Anyway, awesome that your whimsical comment sprouted so many responses, Chris.

Wyatt

Anonymous said...

Well ... I typed a long reply, completed by questions and thoughts prompted by my own intrigue, which I somehow lost.
So, I will attempt an abbreviated version here.
There are interesting and thought-provoking responses to my questions about the nature of a cynic.
I can see that my own thoughts are influenced by my family background with family members who are cynical in a destructive way.
Does cynicism lead to bitterness? If it does, how do you guard against that?
Does cynicism affect trust in relationships?
I never thought about the benefits of cynicism, in particular that political cartoons were a form of cynicism. I did know that they were a way of prompting people to look at things differently, of prompting thought and perhaps even action ... a way of pointing out social injustice.
But, if you look at people and all of life that way ...
Is it possible to look at people and see what is good without seeing what you think is bizarre or second-guessing what people say?
I know that people are never fully aware of what they mean because what people say is influenced by so many things: heredity/genes, left/right brain, personality type: introvert/extrovert, life experience, spiritual influence ... and on and on it goes.
I have worked to cultivate (through my own thought processes) a view of people that looks for (assumes?) the best. Perhaps that is naive. It can be if it ignores what may be destructive in a relationship.
Does cynicism affect thankfulness? trust?
How do you guard against bitterness? Or, is that a danger?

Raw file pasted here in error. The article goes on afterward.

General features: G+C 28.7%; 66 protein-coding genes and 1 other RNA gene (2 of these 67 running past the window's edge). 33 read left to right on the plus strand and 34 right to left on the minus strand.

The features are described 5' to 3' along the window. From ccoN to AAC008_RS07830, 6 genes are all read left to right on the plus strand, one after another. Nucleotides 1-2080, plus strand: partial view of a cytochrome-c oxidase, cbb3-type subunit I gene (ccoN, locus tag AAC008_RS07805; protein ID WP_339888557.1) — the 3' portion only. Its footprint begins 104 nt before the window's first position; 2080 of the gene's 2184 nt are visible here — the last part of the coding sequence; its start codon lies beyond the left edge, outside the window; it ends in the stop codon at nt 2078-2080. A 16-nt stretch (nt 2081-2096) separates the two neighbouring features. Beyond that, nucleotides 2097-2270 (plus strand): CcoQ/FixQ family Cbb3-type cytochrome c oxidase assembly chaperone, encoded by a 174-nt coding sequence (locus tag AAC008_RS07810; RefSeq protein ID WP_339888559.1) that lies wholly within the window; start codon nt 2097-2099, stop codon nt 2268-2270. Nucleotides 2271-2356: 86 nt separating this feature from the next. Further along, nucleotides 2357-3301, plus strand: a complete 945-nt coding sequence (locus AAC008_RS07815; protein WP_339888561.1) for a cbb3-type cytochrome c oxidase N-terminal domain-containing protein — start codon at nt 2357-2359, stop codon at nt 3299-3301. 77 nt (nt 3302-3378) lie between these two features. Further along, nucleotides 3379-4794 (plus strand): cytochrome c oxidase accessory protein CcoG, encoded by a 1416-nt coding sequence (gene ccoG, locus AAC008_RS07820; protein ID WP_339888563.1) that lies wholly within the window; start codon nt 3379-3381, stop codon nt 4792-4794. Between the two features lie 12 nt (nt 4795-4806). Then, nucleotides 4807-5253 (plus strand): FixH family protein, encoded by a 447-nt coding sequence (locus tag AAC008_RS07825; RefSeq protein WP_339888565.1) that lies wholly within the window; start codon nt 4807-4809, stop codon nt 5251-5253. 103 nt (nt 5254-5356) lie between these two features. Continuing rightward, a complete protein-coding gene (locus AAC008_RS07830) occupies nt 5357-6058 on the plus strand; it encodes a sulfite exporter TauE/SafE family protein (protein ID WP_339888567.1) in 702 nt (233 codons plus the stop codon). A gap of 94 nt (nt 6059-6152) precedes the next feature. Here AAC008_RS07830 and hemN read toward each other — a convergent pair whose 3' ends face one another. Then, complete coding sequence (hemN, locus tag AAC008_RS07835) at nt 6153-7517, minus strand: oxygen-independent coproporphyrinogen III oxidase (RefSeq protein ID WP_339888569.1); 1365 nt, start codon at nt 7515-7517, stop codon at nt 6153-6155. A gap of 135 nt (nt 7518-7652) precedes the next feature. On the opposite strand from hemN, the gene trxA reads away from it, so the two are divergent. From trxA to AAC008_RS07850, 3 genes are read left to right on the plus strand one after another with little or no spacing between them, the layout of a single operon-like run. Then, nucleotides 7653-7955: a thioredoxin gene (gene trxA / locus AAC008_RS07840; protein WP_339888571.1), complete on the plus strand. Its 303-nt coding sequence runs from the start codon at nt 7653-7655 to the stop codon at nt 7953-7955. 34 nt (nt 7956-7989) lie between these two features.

You are right: the word "cynic" may have a negative connotation when the word denotes something else.
This is a learning curve for me.
I have never equated cynicism with philosophy.
What is the danger, if any, of the life of a cynic?
Feel free to answer any or all or just read and ignore.
Intrigued,
J

Anonymous said...

Here is a sight that I discovered on my search. Some of this resonates with me and I think you might enjoy looking at this site.
I am, perhaps, more of an idealist, but it sounds like the cynic is many things ... I am beginning to see the lighter side of cynicism.
J
http://www.i-cynic.com/whatis.asp

Anonymous said...

I took the cynic self-test on that site and it said I had "potential".
J

Christopher said...

J.,

I'll attempt an answer to your longer comment tonight. For the moment, I'll just add that my results on the cynic self-test was a 'welcome to the site' notice, with a small disclaimer that I'd fit in well. ;)

I think it's hilarious that you were rated as having "potential". You're just not jaded enough. C'mon, J., get cynical.

Perhaps we should transcribe the lyrics of Olivia Newton John's song Let's Get Physical to Let's Get Cynical. I can see it now: you in your little Mazda hatchback, window down, belting out the lyrics at full-tilt. You know you want to!

Anonymous said...

I am exorable.
I used to think that was a weakness, but it is a strength.
I have spent a wonderful evening with my friend Debbie, in Calgary.
It is amazing how the years just fall away when we are together.
See you guys on the weekend, hopefully.
J

Tag-photos said...

"You're in the right place. Welcome, fellow cynic! Be sure to read the sample definitions from The Cynic's Dictionary. And check out the other features at this site"


That was my greeting from the cynic self test.